Researcher Who Thanked Fauci Dubbed 'Favorite American COVID-19 Expert of Chinese State-Run Media'

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Posted: Jun 23, 2021 10:35 AM
Researcher Who Thanked Fauci Dubbed 'Favorite American COVID-19 Expert of Chinese State-Run Media'

Source: AP Photo/Ng Han Guan

The name Peter Daszak made an eyebrow-raising appearance in the recently-released tranche of emails from Dr, Anthony Fauci.  Daszak sent a note to Fauci to thank the senior official for publicly swatting down the "myth" of the lab leak theory.  The email also criticized Fox News (where I work).  Fauci responded by thanking Daszak for his "kind note."  Who is this man?  National Review's Jim Geraghty calls him a "China apologist," pointing out that conflicts of interests have landed him in some relatively hot water.  Geraghty labels Daszak "the favorite American COVID-19 expert of Chinese-state-run media," citing the latter's willingness to advance baseless theories that exonerate Beijing.  This is the researcher who was expressing gratitude to Fauci for effectively rejecting the lab leak hypothesis (Fauci contends he never did any such thing), which has suddenly been revived as a topic of acceptable conversation after months of attacks and censorship:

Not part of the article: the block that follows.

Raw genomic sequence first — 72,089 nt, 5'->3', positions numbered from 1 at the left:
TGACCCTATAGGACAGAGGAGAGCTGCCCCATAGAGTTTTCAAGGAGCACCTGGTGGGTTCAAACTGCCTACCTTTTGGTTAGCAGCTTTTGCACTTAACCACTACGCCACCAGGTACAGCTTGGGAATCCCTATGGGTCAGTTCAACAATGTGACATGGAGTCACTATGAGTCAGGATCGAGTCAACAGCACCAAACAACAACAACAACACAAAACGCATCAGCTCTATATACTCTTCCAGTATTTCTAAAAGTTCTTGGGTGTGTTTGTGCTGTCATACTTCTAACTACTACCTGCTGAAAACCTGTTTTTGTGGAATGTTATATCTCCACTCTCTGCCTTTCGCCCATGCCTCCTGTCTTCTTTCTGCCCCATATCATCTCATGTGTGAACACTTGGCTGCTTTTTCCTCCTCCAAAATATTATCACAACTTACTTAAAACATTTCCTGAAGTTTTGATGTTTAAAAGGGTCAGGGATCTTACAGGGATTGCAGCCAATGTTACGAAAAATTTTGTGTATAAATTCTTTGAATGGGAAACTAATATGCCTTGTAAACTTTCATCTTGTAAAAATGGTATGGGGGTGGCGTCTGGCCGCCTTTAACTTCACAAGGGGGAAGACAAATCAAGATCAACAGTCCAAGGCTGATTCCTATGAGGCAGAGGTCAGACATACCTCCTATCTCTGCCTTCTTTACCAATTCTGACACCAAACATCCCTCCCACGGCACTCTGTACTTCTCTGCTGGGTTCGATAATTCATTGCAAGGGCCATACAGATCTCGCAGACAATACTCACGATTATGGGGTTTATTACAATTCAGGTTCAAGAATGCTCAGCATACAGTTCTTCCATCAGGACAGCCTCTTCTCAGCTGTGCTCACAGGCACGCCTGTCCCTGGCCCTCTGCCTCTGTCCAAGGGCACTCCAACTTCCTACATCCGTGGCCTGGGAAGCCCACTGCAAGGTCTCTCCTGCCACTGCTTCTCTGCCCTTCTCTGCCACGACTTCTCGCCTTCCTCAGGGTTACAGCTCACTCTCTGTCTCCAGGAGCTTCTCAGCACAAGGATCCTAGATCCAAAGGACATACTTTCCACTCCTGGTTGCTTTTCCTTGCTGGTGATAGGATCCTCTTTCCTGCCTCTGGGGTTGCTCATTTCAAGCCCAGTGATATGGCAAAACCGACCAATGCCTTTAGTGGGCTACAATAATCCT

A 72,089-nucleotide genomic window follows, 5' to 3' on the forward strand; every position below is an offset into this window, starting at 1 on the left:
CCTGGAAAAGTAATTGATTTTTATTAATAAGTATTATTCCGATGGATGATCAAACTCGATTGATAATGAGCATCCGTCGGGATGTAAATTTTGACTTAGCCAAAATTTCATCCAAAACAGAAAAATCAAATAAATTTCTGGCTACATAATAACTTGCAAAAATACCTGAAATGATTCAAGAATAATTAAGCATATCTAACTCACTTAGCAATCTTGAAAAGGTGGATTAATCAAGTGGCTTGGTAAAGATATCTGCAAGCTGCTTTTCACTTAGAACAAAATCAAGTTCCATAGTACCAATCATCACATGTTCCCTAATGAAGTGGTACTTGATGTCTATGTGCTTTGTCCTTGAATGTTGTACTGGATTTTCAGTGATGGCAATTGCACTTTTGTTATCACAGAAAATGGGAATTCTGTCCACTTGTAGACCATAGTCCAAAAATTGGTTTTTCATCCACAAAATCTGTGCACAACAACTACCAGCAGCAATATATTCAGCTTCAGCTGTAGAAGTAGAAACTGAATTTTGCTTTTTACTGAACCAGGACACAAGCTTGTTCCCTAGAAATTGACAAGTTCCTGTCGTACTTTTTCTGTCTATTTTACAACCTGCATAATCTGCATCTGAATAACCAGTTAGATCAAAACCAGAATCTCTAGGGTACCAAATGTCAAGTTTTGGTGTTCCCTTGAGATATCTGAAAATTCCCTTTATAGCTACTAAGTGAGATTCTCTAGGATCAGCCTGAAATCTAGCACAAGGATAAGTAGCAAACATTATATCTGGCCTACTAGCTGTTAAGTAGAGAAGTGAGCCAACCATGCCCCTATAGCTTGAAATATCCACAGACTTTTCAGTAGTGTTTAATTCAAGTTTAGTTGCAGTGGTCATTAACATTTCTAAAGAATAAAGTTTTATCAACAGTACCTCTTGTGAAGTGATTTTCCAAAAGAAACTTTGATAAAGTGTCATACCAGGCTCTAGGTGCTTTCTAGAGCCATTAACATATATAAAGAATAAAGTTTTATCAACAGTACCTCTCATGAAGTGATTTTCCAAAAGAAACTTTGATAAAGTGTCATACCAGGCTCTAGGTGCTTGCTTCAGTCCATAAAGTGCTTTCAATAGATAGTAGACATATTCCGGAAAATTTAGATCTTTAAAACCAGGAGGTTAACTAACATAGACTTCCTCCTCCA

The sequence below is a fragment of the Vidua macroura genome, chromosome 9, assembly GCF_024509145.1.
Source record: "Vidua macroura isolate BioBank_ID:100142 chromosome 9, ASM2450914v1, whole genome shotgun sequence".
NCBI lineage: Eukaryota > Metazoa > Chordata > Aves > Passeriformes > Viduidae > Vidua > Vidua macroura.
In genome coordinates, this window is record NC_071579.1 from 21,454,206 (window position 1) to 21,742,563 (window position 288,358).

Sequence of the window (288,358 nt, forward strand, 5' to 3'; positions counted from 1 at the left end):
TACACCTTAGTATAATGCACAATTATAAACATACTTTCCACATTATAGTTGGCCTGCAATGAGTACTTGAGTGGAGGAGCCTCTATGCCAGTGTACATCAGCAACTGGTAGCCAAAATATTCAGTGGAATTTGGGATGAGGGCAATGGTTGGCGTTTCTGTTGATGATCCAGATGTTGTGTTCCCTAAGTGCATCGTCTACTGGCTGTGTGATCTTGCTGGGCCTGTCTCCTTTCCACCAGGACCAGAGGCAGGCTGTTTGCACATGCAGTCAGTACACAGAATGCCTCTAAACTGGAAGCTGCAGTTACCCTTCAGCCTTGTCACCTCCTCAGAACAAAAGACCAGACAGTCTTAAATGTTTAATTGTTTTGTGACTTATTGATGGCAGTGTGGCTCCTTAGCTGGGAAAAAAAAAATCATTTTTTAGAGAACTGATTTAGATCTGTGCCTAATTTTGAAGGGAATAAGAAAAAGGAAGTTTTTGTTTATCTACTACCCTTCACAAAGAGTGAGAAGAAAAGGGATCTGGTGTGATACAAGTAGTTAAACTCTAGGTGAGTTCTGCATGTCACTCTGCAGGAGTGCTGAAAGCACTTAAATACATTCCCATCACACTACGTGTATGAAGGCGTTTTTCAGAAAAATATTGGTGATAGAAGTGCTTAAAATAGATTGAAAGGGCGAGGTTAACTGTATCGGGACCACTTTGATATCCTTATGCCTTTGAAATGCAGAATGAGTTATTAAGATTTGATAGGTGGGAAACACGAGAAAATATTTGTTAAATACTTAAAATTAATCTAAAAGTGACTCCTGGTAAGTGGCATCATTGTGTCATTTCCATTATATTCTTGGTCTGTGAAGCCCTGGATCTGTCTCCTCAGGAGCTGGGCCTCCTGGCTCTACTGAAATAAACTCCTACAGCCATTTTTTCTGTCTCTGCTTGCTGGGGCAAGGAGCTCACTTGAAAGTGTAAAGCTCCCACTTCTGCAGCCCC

This week, Daszak recused himself from the COVID-19 Commission established by the medical journal The Lancet — not over his public embrace of China’s implausible blame-shifting theories, but because of complaints he didn’t disclose past conflicts of interest in his contributions to that journal...the People’s Republic of China funds the laboratory doing the research on coronaviruses in bats in partnership with EcoHealth Alliance, and that the work of the EcoHealth Alliance in China is entirely dependent upon the continued approval of the Chinese government. So no, the president of EcoHealth Alliance is not someone who can be relied upon to declare when the Chinese government is being dishonest. His organization’s ability to continue its work in China is dependent upon him never saying something that will anger Beijing. That is a crystal-clear example of a conflict of interest that does not involve any direct payments from the Chinese government... Daszak is the only American citizen whom the Chinese would allow to visit Wuhan as part of the WHO investigation team; other American experts applied to join the team but were not selected, in a move many suspect was designed to placate Beijing. In a way, the Chinese government was really insulting Daszak by allowing him and barring other American scientists; it’s a de facto declaration that they perceive him as a pushover or an easy mark. Once Daszak arrived in China, he seemed spectacularly incurious and willing to believe whatever his Chinese-government handlers told him.